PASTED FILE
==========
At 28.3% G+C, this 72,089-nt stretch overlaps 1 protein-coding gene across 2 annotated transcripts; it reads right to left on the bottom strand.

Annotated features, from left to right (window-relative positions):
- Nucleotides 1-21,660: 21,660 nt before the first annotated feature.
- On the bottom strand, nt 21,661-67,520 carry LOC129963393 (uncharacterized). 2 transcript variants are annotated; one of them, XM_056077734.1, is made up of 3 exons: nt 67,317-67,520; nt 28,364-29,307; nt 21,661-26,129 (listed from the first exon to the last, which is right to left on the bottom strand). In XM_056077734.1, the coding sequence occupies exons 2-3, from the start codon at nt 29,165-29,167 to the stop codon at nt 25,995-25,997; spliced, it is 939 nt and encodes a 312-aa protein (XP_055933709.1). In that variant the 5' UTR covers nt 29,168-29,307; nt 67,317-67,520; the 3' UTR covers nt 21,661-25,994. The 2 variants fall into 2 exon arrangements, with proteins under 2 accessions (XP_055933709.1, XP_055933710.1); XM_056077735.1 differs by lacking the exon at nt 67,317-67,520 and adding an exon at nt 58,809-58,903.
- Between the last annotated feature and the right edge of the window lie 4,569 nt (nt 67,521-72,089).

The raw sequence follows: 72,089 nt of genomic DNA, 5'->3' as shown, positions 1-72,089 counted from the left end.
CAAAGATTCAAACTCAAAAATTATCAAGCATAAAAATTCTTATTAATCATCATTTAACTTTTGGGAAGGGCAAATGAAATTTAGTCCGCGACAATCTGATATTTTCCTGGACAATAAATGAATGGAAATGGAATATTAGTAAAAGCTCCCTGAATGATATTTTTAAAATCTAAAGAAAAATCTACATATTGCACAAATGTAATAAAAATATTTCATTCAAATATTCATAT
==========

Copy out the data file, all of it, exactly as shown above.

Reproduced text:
At 28.3% G+C, this 72,089-nt stretch overlaps 1 protein-coding gene across 2 annotated transcripts; it reads right to left on the bottom strand.

Annotated features, from left to right (window-relative positions):
- Nucleotides 1-21,660: 21,660 nt before the first annotated feature.
- On the bottom strand, nt 21,661-67,520 carry LOC129963393 (uncharacterized). 2 transcript variants are annotated; one of them, XM_056077734.1, is made up of 3 exons: nt 67,317-67,520; nt 28,364-29,307; nt 21,661-26,129 (listed from the first exon to the last, which is right to left on the bottom strand). In XM_056077734.1, the coding sequence occupies exons 2-3, from the start codon at nt 29,165-29,167 to the stop codon at nt 25,995-25,997; spliced, it is 939 nt and encodes a 312-aa protein (XP_055933709.1). In that variant the 5' UTR covers nt 29,168-29,307; nt 67,317-67,520; the 3' UTR covers nt 21,661-25,994. The 2 variants fall into 2 exon arrangements, with proteins under 2 accessions (XP_055933709.1, XP_055933710.1); XM_056077735.1 differs by lacking the exon at nt 67,317-67,520 and adding an exon at nt 58,809-58,903.
- Between the last annotated feature and the right edge of the window lie 4,569 nt (nt 67,521-72,089).

The raw sequence follows: 72,089 nt of genomic DNA, 5'->3' as shown, positions 1-72,089 counted from the left end.
CAAAGATTCAAACTCAAAAATTATCAAGCATAAAAATTCTTATTAATCATCATTTAACTTTTGGGAAGGGCAAATGAAATTTAGTCCGCGACAATCTGATATTTTCCTGGACAATAAATGAATGGAAATGGAATATTAGTAAAAGCTCCCTGAATGATATTTTTAAAATCTAAAGAAAAATCTACATATTGCACAAATGTAATAAAAATATTTCATTCAAATATTCATAT